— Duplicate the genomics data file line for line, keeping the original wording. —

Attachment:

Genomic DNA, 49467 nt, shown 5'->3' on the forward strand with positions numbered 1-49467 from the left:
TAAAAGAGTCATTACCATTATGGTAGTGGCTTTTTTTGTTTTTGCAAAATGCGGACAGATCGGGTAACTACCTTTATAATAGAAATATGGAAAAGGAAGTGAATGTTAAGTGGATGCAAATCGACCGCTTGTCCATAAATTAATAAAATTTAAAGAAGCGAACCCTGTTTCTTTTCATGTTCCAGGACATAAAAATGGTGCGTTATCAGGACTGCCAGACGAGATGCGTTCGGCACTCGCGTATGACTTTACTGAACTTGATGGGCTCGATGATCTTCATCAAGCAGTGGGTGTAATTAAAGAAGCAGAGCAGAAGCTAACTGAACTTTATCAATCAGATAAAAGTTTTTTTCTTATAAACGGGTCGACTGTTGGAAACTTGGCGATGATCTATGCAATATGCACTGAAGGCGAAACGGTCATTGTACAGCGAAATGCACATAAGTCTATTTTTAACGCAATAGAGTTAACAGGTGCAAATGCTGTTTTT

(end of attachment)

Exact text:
Genomic DNA, 49467 nt, shown 5'->3' on the forward strand with positions numbered 1-49467 from the left:
TAAAAGAGTCATTACCATTATGGTAGTGGCTTTTTTTGTTTTTGCAAAATGCGGACAGATCGGGTAACTACCTTTATAATAGAAATATGGAAAAGGAAGTGAATGTTAAGTGGATGCAAATCGACCGCTTGTCCATAAATTAATAAAATTTAAAGAAGCGAACCCTGTTTCTTTTCATGTTCCAGGACATAAAAATGGTGCGTTATCAGGACTGCCAGACGAGATGCGTTCGGCACTCGCGTATGACTTTACTGAACTTGATGGGCTCGATGATCTTCATCAAGCAGTGGGTGTAATTAAAGAAGCAGAGCAGAAGCTAACTGAACTTTATCAATCAGATAAAAGTTTTTTTCTTATAAACGGGTCGACTGTTGGAAACTTGGCGATGATCTATGCAATATGCACTGAAGGCGAAACGGTCATTGTACAGCGAAATGCACATAAGTCTATTTTTAACGCAATAGAGTTAACAGGTGCAAATGCTGTTTTT